The wfmt radio network

Nobody Ever Builds a Statue to a Critic

An exploration of composers' critiques, evaluations, and responses to their contemporaries.

 
Program 1

The theme for this week's show is taken from a line by John Sibelius, "They never built a statue for a music critic."

Originally, the show was to be based solely on the book Lexicon of Musical Inventive by Nicolas Slonimsky. The book is a collection of hilariously bad reviews about beloved peices of music. However, the theme was revised to also showcase music critics that got it right, many of which were also composers.

One of these is Robert Schumann who wrote under the pen names "Florestan" and "Eusebius." He writes, "In no other field of criticism is it so difficult to offer proof as in music."

Another one of these critics is Charles Rosen, a pianist who wrote books such as The Classical Style. Rosen wrote, "Almost all art is subversive. It attacks established values and replaces them with that of its own creation."

 

 

Schumann: Carnival, Op.9
V. Eusebius (excerpt)
XII. Chopin (excerpt)
Uchida, p.
Phil 94302
:26, 1:17

Chopin: Variations on "Là ci darem la mano," Op.2
Introduction (Largo-Poco più mosso)
Warsaw Philharmonic/Kord; Ohlsson,p.
Arabesque 6702
18:50, :36, :23

Mozart: Don Giovanni
“La ci Darem la Mano”
Overture (excerpt)
“Venite Pur Avanti” (excerpt)
Academy Of St. Martin In The Fields/Marriner; Allen, t.;McLaughlin,s.
Phil 432129
3:11, 1:17, 00:34

Mozart: String Quintet No.4 in G minor, K. 516
I Allegro
II Adagio (excerpt)
Alban Berg Quartet; Wolf, vla.
EMI 49085
7:31, 3:09

Mozart: "Ach, ich fühl's" fr. Die Zauberflöte
Academy Of St. Martin In The Fields/Marriner; Te Kanawa, s.
Philips 426276
4:41

Mozart: Symphony No. 40, K. 550, I (excerpt) & IV
Marlboro Festival Orchestra/Casals
Sony 47294
5:28, 1:34

Program 2

Due to the brain's "non-acceptance of the unfamiliar," being a music critic can be especially challenging. That idea is explored in this show.

E.T.A. Hoffman was an extremely perceptive music critic and wrote the book Musical Writings. Beethoven's 5th Symphony premiered on Dec. 2, 1808, and Hoffman's review was released a year and a half later on May of 1810. However, it was 16 pages long and Hoffman clearly understood Beethoven's 5th Symphony in a way that no other critic did at that time.

Schumann wrote about Hector Berlioz's Symphonie Fantastique. Schumann saw the dichotomy between the German style of writing symphonies, and Berlioz's desire to tell stories through music. 

In an interview with Pulitzer prize winning critic, Tim Page, Page requests a performance of Berceuse elegigue, by Ferruccio Busoni.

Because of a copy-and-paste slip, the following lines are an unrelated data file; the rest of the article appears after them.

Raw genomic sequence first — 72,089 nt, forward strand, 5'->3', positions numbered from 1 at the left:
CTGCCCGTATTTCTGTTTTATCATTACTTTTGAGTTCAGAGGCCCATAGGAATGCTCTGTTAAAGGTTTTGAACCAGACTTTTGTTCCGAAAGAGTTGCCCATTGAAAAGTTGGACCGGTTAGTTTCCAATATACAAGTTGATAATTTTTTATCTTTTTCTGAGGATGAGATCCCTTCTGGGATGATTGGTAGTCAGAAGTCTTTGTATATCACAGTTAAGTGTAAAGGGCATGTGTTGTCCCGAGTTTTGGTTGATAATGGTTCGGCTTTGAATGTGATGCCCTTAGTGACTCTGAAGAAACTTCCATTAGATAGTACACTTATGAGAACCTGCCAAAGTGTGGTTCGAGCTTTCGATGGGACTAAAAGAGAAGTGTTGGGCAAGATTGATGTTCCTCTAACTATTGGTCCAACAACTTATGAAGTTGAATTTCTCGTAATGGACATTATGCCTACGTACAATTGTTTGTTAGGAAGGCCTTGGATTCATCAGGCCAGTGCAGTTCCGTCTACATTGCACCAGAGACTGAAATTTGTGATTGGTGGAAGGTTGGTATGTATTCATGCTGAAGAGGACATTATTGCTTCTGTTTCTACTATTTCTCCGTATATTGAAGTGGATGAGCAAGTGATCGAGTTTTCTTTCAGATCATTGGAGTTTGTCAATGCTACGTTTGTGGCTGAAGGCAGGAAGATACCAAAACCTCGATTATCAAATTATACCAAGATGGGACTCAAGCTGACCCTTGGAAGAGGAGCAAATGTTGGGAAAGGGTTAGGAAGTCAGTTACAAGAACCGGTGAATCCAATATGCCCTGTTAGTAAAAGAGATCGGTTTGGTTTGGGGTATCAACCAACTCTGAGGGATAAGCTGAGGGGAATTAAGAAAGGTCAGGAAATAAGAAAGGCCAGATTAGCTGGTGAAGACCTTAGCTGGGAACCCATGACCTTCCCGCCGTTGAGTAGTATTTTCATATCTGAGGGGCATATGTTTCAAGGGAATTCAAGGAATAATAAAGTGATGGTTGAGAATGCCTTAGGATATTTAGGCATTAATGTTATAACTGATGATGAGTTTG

Beethoven: Piano Sonata No. 30 in E Major, Op. 109 I (excerpt)
Rudolf Serkin, p.
Sony 64490

Beethoven: Symphony No.5 In C Minor, Op. 67
I. Allegro Con Brio; IV. Allegro
Simón Bolívar Youth Orchestra Of Venezuela/Dudamel
DG B0006689902
7:24, 5:02

Beethoven: Symphony No. 2 in D, Op. 36
Allegro (excerpt)
Chicago Symphony Orchestra/Solti
London 430 792-2
00:30

Beethoven: Symphony No. 9 in D Op. 125
IV (excerpt)
London 430 792-2
00:38

Berlioz: Symphonie Fantastique, Op. 14, V
NYPO/Bernstein
Sony 60968
9:56

Interview: Tim Page

Busoni, arr. John Adams: Berceuse Elegiaque

Bournemouth Symphony Orchestra/Alsop
Naxos 8559031
9:30

Busoni: Piano Concerto
IV. All' Italiana: Vivace
Cleveland Orchestra/Dohnanyi; Ohlsson,p.
Telarc 80207
12:42

Program 3

Claude Debussy's peices, known for their use of whole tone scales, were panned by a lot of critics at the time. James Gibbons Huneker even went as far as to criticize Debussy for his ugly looks.

In an interview with a former New York Times music critic, Joseph Horowitz, Horowitz requests Liszt's 3rd Concerto,  Un Sospiro (The Sigh).

Similar to Debussy, Richard Strauss's opera, Salome, was not well received in 1907. It was even forbidden to be performed again, though that ban has not held up to the test of time.

According to John Von Rhein, a critic for The Chicago Tribune, it is important to understand new music as well as historical music because it is the critic's job to guide, instruct and educate the public.

 

 

Debussy: Pelléas Et Mélisande (excerpt)
Vienna Phil & Vienna State Opera Chorus/Abbado
DG 435344
:38

Debussy: La Mer
CSO/Solti
London 436468
23:20

interview: Joe Horowitz

Liszt: Un Sospiro, S 144/3

Arrau, p.
Philips 416461
6:06